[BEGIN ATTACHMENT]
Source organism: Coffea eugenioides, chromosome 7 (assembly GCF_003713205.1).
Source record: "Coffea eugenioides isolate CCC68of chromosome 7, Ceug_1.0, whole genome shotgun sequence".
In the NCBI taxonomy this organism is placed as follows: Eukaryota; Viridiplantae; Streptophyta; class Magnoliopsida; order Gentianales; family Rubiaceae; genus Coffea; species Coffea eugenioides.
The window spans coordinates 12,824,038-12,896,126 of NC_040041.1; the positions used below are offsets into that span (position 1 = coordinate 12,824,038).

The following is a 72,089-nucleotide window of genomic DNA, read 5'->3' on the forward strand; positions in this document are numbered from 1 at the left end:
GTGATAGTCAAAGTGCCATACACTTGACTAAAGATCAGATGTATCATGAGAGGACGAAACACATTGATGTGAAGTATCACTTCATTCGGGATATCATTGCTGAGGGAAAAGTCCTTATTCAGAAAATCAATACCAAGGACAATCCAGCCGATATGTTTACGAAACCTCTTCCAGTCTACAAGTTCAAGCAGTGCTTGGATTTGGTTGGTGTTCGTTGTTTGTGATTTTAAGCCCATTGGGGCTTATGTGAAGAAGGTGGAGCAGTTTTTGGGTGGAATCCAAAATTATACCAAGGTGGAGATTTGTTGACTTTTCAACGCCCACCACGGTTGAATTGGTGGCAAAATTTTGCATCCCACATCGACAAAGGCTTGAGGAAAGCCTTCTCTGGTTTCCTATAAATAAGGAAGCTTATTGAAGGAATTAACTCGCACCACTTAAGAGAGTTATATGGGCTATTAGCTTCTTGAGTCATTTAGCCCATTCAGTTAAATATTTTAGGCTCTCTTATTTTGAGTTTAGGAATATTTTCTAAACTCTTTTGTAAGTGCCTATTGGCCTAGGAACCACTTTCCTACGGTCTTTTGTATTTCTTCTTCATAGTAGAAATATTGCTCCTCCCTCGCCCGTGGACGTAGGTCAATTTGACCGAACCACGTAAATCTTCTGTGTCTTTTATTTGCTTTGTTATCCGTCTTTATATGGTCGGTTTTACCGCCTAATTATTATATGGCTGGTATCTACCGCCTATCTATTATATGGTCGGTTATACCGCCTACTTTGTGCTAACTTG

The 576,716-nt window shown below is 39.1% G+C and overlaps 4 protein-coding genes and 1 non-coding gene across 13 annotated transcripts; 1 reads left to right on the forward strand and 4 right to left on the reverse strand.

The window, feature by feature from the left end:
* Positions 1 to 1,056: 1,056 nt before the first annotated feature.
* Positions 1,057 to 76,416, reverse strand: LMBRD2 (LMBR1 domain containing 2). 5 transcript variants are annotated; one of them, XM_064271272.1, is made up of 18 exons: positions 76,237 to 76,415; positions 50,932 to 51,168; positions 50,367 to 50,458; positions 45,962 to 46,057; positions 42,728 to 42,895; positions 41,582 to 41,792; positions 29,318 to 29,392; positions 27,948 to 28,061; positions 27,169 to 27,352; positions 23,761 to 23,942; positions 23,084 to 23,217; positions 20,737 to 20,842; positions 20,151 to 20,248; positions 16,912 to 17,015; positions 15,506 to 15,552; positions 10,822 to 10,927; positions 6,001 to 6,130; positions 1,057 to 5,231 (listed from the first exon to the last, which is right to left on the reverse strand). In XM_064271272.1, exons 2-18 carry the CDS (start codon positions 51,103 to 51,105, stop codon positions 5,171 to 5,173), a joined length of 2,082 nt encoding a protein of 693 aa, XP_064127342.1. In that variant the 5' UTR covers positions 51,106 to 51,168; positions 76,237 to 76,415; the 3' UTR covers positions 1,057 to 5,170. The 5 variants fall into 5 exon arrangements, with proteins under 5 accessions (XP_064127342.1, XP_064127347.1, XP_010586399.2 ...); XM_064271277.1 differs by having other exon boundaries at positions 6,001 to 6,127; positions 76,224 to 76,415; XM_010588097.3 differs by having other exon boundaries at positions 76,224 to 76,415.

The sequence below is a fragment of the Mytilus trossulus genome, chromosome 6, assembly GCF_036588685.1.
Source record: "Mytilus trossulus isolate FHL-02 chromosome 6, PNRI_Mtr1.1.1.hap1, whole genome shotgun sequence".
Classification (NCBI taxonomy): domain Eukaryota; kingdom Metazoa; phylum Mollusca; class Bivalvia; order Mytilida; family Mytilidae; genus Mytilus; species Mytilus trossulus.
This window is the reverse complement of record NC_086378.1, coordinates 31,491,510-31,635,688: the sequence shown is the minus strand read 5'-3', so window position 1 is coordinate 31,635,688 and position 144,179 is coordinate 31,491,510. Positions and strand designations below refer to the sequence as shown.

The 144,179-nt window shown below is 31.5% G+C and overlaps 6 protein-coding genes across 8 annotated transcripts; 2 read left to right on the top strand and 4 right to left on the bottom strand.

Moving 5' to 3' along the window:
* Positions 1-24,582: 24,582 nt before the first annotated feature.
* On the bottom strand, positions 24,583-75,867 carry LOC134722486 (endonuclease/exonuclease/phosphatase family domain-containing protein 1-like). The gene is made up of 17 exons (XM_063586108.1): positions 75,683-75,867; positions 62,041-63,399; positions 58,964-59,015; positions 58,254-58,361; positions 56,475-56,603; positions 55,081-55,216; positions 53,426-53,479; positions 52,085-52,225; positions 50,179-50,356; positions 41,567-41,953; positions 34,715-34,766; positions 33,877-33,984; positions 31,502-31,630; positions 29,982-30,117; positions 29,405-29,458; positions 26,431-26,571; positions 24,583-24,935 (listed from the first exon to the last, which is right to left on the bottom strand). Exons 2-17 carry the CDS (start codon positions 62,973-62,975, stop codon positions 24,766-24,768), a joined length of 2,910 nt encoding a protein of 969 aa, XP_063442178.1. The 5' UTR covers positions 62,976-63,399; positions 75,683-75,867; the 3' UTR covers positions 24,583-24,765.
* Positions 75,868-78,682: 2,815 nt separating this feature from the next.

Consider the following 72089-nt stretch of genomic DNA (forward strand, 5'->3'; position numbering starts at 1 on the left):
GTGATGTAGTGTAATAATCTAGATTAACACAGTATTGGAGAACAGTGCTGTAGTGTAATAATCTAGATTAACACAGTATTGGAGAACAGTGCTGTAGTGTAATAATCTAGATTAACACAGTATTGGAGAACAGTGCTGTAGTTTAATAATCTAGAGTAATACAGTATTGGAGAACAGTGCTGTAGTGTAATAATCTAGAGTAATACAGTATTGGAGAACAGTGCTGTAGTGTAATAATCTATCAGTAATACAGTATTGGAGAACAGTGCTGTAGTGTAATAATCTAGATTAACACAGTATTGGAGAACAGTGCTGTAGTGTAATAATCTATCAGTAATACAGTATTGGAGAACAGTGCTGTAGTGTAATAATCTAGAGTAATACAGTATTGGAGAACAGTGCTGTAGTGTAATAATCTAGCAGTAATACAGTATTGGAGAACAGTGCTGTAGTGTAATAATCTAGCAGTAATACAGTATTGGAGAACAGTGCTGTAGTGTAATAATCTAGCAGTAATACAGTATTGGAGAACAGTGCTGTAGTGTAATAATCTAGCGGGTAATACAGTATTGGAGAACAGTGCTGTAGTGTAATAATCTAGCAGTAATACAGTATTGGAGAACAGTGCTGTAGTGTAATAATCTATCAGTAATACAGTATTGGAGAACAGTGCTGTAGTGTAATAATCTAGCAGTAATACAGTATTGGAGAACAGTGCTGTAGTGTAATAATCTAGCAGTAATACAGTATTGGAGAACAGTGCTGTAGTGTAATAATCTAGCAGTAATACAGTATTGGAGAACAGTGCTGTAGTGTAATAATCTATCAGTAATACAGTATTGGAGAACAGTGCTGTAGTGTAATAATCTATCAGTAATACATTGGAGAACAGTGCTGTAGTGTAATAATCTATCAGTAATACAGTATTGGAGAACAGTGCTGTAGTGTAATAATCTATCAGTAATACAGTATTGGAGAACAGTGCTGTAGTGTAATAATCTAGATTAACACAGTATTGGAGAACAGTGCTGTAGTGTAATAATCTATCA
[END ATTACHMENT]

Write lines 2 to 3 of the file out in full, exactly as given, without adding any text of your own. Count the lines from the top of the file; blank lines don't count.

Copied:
Source record: "Coffea eugenioides isolate CCC68of chromosome 7, Ceug_1.0, whole genome shotgun sequence".
In the NCBI taxonomy this organism is placed as follows: Eukaryota; Viridiplantae; Streptophyta; class Magnoliopsida; order Gentianales; family Rubiaceae; genus Coffea; species Coffea eugenioides.